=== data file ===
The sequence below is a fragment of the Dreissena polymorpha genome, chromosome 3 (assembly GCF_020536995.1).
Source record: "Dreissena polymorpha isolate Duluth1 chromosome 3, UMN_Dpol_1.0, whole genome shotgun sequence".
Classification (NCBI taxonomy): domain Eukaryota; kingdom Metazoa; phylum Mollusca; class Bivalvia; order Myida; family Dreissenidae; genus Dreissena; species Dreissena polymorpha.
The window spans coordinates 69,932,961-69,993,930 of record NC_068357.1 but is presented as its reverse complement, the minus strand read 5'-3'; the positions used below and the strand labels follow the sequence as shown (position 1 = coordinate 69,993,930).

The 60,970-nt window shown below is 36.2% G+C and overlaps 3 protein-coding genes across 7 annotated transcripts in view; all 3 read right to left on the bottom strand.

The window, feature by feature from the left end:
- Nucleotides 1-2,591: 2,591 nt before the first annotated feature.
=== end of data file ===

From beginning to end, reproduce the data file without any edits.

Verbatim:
The sequence below is a fragment of the Dreissena polymorpha genome, chromosome 3 (assembly GCF_020536995.1).
Source record: "Dreissena polymorpha isolate Duluth1 chromosome 3, UMN_Dpol_1.0, whole genome shotgun sequence".
Classification (NCBI taxonomy): domain Eukaryota; kingdom Metazoa; phylum Mollusca; class Bivalvia; order Myida; family Dreissenidae; genus Dreissena; species Dreissena polymorpha.
The window spans coordinates 69,932,961-69,993,930 of record NC_068357.1 but is presented as its reverse complement, the minus strand read 5'-3'; the positions used below and the strand labels follow the sequence as shown (position 1 = coordinate 69,993,930).

The 60,970-nt window shown below is 36.2% G+C and overlaps 3 protein-coding genes across 7 annotated transcripts in view; all 3 read right to left on the bottom strand.

The window, feature by feature from the left end:
- Nucleotides 1-2,591: 2,591 nt before the first annotated feature.